Big changes are afoot in the mortgage market, with a set of new rules on affordability due to come into force in April. Would-be borrowers will have to go through tougher checks, and show that they can still afford to make monthly repayments on their loan if interest rates leap up. The changes, which follow the City regulator's Mortgage Market Review, are designed to prevent a return to the unsustainable borrowing seen in the run-up to the financial crash.
Self-certification mortgages are out, with borrowers having to show plenty of paperwork to prove their income, while stress tests are in. In addition, anyone who wants an interest-only mortgage will have to convince the lender they have a credible plan to repay it.
In the short term the changes could have an impact on mortgage rates, as lenders that are trying to bed in new systems decline to appear at the top of best-buy tables to limit the number of applications they receive.
The good new for borrowers unable to remortgage because they have an interest-only deal or self-certification loan is that lenders have been told to treat exisiting customers fairly, and to offer them competitive rates even if they would no longer qualify for a loan.
Rates on new mortgages are expected to march up this year, despite Bank of
First-time buyers and people wanting to remortgage are being warned to act now to secure the best deal. "The danger of headlines such as 'Low mortgage rates for years' is that it can lull some borrowers into a false sense of security," says
Last week the Bank indicated the base rate would stay at its historic low of 0.5% until at least 2015, bringing relief to those on tracker mortgages and other deals linked to it. However, other rates are set at lenders' discretion, including many standard variable rates for existing customers, and new deals for customers who are buying or remortgaging.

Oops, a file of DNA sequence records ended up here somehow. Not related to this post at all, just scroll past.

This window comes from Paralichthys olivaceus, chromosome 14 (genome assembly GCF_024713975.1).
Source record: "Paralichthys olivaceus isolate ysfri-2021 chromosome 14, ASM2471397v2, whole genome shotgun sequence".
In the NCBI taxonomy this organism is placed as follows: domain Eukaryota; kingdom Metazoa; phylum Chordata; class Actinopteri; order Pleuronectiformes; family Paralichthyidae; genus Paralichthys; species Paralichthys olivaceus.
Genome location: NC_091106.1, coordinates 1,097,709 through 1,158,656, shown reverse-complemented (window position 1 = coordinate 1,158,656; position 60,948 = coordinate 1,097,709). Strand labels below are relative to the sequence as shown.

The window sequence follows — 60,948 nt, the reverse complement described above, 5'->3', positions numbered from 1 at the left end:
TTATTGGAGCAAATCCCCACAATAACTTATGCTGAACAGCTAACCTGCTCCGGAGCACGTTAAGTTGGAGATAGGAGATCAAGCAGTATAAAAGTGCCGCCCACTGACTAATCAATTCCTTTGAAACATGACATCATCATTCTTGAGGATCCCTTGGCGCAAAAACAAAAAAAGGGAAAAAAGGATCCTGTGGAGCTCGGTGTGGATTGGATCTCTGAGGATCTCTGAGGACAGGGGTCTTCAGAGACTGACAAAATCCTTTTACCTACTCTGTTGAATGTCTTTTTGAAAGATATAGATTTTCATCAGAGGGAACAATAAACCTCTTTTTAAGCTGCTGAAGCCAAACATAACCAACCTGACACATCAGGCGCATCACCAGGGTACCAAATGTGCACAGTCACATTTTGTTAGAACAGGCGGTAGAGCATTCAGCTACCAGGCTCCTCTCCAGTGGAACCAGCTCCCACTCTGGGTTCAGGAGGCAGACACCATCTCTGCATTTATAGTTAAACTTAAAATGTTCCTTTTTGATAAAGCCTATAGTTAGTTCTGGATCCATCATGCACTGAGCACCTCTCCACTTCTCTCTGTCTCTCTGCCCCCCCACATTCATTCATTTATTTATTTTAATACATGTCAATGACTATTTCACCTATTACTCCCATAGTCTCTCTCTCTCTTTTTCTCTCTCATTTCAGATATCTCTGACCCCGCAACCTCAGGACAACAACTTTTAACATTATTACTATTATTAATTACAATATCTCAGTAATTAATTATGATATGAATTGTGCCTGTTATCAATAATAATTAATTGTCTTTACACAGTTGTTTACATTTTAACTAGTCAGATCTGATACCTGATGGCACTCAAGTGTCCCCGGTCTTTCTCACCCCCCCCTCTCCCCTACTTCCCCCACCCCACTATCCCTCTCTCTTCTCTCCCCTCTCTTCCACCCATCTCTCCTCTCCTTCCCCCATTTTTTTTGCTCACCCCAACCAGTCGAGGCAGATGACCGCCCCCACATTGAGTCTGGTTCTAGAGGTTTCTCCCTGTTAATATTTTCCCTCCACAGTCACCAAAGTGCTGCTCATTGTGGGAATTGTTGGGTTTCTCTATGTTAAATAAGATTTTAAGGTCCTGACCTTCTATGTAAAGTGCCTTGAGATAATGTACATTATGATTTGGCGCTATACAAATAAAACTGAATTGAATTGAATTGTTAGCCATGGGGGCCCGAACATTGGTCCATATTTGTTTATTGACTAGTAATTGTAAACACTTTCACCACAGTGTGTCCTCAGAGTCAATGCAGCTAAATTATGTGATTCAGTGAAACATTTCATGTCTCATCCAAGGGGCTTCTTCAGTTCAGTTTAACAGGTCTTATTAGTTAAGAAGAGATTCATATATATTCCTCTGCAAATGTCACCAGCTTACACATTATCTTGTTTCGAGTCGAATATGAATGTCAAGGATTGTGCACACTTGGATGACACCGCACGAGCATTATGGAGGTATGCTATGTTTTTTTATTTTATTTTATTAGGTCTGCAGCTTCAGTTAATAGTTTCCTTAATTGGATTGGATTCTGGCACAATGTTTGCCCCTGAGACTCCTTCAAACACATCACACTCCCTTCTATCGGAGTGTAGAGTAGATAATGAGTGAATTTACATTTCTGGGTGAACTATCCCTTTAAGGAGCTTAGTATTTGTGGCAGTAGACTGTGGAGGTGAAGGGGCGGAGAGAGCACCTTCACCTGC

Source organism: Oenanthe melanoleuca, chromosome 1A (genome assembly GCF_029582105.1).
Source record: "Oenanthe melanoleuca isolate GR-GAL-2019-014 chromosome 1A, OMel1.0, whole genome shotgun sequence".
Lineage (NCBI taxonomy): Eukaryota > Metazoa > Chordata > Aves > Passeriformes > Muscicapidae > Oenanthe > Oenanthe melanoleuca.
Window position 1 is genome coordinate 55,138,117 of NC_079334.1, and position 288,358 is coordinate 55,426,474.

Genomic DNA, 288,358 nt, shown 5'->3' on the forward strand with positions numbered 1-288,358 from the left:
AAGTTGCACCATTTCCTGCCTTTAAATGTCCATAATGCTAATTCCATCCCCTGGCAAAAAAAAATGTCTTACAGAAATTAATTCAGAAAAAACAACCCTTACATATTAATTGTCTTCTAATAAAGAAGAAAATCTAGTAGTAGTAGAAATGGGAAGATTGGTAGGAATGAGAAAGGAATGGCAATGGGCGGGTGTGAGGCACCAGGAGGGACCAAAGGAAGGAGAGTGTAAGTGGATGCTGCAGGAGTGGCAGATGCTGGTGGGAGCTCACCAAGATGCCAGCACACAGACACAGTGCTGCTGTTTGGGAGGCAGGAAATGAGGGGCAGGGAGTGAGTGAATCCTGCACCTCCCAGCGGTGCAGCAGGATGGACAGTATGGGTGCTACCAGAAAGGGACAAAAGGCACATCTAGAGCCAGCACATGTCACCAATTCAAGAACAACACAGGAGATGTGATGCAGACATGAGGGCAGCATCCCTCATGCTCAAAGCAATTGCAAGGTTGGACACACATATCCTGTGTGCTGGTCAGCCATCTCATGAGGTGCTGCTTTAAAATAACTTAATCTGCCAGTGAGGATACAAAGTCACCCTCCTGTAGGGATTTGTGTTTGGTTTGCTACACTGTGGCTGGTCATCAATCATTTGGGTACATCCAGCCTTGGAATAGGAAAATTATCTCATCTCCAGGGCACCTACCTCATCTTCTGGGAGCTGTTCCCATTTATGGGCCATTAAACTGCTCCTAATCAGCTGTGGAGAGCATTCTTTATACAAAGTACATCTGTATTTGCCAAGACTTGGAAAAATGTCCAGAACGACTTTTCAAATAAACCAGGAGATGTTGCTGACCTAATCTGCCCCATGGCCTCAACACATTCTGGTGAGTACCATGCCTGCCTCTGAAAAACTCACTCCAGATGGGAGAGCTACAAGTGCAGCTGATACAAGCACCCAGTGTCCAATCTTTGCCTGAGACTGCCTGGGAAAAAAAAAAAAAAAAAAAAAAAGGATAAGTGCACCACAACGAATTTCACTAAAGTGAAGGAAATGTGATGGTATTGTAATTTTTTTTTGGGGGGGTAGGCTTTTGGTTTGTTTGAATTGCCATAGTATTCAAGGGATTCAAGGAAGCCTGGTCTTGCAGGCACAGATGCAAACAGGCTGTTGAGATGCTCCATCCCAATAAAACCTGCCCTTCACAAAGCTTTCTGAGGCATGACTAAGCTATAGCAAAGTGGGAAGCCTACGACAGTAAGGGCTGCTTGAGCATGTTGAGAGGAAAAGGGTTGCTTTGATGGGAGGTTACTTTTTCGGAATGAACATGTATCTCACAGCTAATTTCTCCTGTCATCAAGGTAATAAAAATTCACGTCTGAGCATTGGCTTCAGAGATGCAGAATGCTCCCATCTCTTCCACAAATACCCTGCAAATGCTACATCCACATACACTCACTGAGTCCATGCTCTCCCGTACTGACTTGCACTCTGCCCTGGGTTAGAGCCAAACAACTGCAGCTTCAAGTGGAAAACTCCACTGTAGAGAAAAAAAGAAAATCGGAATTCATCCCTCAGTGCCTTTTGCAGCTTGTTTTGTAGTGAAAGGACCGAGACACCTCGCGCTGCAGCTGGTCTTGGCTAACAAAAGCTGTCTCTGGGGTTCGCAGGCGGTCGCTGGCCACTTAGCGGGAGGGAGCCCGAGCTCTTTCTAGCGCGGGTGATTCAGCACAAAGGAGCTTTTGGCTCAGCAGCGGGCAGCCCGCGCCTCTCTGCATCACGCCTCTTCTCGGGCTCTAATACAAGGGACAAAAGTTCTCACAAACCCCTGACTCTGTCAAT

Behind the predictions are a cocktail of factors making borrowing more expensive - even if Carney keeps a lid on the base rate. Funding for Lending - the government's flagship scheme to encourage banks to lend more - has helped finance billions of pounds worth of mortgages. But it was partially withdrawn at the end of January, with the government aiming to divert lending to small business rather than households.
Meanwhile, April will see the start of tighter lending criteria, as the long-awaited Mortgage Market Review (see box) comes into force.
According to the Bank of
On two-year fixed-rate deals there have been few changes, and buyers can find rates below 2% if they have a deposit of at least 30%. Tesco bucked the trend by putting up some of its two-year fixed rates at the same time as cutting the cost of its five-year fixes, but it still has two two-year deals priced at 1.64% and 1.99%, at maximum loans to value of 60% and 70% respectively. While these deals might bring lower monthly repayments than five-year fixes, it is worth bearing in mind that you could find yourself shopping round for your next mortgage at a time when rates have started to rise across the market.
Last year the regulator, the
Brokers said those sitting on cheap deals linked to the base rate could take comfort from the Bank's words, but should still plan ahead. Hollingworth said: "They, too, can take action now. Making overpayments whilst rates remain at this low will reduce the mortgage balance more rapidly and make life easier when rates do start to climb."
A five-year fix will protect you if interest rates start to go through the roof. Alamy
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